Skip to Content

Negotiating a deal? Clues on your opponent’s psyche

If you want to know how someone is likely to react to a perceived slight, sneak a peek at his or her right hand.

By Anne Fisher, contributor

Let’s say you recently turned someone down for a raise or a promotion, and he has now retaliated — for instance, by quitting in a huff and taking a valuable client list with him.

According to a new study of the role of testosterone in business negotiations, you might have foreseen that, and maybe even prevented it, if you had checked out his right hand before making (or refusing) an offer. Specifically, if someone’s ring finger and his index finger are the same length, look out.

Little or no difference in the size of those digits is an indicator of high prenatal testosterone, which tells you two things. First, this is a person who is preoccupied with preserving his status and saving face. Unless you handle his ego with kid gloves, he will be quick to take offense.

And second, if you cross him, he will get even.

That’s the conclusion of an intriguing study called “Lex talionis: Testosterone and the law of retaliation,” to be published in a forthcoming issue of the Journal of Experimental Social Psychology.

Lex talionis is Latin for “retributive justice,” and here’s how the experiment went down: Researchers from Columbia Business School and the Kellogg School at Northwestern put 48 randomly selected volunteers through two rounds of negotiations. The first bargaining session was rigged so that the test subjects were, in effect, cheated out of $40 they had thought they could win. In the second round, which the subjects were not told about ahead of time, the researchers turned the tables so that, this time, the volunteers controlled the bidding process for a second $40 pot.

Some people played fair during the second round, swallowing their disappointment at “losing” the first time and making reasonable efforts to reach an evenhanded outcome. Other subjects, however, responded quite differently. They aggressively lowballed the researchers, clearly determined to get payback.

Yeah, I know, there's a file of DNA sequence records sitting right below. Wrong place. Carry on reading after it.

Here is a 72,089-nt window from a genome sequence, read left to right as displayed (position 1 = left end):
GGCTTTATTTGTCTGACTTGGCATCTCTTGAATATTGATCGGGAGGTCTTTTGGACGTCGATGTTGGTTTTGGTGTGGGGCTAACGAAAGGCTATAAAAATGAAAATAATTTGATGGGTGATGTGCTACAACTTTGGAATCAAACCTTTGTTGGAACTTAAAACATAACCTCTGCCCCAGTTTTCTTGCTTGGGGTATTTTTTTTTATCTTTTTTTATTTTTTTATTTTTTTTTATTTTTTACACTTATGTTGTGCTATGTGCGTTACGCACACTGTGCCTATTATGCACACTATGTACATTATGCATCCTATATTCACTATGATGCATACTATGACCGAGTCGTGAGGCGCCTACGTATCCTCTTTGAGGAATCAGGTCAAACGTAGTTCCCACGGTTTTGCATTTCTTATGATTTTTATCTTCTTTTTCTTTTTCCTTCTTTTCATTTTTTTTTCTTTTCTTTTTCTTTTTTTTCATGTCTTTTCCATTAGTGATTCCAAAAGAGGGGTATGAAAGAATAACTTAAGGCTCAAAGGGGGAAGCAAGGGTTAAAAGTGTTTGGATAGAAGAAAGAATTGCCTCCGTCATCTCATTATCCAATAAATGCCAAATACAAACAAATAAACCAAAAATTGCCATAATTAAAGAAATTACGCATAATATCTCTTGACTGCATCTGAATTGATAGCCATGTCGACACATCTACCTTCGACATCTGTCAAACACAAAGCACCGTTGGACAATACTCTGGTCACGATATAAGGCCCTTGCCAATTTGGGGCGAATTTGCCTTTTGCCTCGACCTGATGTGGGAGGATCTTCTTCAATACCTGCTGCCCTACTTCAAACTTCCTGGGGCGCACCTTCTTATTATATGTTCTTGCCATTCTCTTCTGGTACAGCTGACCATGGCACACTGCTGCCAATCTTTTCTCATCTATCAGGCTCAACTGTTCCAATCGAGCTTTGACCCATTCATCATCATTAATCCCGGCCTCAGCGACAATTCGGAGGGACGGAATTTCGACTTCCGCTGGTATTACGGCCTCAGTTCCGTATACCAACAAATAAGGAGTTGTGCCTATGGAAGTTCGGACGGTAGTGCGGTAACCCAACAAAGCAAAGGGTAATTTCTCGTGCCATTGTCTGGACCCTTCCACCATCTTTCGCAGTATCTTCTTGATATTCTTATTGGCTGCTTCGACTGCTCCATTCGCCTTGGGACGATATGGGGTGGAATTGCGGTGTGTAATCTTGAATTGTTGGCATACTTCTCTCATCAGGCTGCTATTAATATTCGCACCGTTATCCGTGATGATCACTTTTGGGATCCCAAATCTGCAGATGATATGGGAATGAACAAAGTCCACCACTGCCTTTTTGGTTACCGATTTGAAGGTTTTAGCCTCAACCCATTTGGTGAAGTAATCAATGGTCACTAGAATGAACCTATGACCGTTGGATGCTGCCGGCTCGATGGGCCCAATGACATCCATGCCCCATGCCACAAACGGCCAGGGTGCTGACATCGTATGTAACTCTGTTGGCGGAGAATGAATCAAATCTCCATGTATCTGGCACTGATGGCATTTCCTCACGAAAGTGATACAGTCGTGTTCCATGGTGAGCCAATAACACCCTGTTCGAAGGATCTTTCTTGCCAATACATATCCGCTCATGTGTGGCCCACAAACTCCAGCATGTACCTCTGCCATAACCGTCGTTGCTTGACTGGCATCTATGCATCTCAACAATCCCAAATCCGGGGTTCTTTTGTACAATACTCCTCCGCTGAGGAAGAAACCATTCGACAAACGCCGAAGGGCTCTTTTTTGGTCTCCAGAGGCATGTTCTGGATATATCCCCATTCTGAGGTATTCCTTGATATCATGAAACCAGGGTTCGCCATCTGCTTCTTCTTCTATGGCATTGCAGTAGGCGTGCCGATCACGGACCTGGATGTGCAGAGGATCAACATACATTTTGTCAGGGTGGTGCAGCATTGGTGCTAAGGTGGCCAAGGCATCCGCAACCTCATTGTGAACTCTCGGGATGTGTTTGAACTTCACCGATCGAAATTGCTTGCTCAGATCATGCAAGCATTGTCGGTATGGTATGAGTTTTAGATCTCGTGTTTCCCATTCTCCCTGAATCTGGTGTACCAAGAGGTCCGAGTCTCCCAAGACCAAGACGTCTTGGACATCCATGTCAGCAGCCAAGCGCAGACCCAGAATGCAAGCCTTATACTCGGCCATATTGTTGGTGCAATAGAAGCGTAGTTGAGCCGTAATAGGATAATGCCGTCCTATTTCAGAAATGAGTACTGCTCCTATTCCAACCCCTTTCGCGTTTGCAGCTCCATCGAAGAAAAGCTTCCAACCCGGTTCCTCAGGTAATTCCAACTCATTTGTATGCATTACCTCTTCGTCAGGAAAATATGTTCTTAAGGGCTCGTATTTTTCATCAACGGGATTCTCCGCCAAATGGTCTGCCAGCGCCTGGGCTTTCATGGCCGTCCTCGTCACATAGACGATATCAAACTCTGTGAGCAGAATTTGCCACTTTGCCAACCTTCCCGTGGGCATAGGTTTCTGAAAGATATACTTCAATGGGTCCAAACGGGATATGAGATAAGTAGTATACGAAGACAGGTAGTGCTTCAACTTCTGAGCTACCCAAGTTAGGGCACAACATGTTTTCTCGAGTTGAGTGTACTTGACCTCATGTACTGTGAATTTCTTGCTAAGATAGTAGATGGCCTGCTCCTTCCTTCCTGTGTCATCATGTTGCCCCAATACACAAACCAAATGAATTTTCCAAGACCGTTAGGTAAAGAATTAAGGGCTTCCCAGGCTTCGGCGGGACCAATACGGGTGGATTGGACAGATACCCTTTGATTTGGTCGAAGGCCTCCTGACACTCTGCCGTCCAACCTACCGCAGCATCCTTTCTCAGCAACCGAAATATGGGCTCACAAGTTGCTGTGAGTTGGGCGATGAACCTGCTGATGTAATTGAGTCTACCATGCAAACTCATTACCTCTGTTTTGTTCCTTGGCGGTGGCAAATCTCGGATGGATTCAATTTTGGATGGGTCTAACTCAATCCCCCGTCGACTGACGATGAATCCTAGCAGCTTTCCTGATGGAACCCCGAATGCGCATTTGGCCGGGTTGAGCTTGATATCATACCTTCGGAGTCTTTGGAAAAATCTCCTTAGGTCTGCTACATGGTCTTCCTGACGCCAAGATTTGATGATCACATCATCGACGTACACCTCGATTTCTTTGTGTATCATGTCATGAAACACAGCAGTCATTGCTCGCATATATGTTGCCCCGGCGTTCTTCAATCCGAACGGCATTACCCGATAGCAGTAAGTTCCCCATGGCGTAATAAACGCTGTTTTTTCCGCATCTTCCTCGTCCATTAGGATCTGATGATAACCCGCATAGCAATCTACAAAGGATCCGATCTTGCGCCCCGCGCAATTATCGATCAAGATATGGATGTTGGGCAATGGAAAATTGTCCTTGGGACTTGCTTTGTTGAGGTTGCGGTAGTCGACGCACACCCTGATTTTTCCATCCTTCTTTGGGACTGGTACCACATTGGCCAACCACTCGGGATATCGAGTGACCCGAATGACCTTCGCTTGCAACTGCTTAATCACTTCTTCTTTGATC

After it was all over, the researchers used a flatbed scanner to measure everyone’s right-hand index and ring fingers (“from the ventral proximal crease of the digit to the tip of the finger”). In every case, they found a direct correlation between “digit ratio” and vengefulness: The less of a difference between the two fingers, the greater the urge to get even.

Many other studies have established “digit ratio” as an indicator of prenatal testosterone — that is, how much testosterone someone was exposed to before birth, often as a result of birth order (older children in a family tend to have more than younger ones) or a mother’s genes.

But until now, the behavioral implications for negotiation strategy have not been clear.

“Testosterone is a hormone associated with status-seeking and a need to save face,” notes Adam Galinsky, the Kellogg professor who co-wrote the study. “It makes a powerful difference in how people respond to situations.

“People with low testosterone — that is, with a noticeable difference in the length of their second and fourth digits — may perceive that they’re being treated unfairly, but they’re likely to go sulk in a corner.”

However, Galinsky says, “If you’re looking across a bargaining table at someone who has a slight difference, or no difference, between the second and fourth digits, be careful.” Make an extra effort to mollify that person and stroke his ego, because doing otherwise is “like slapping a sleeping tiger.”

More from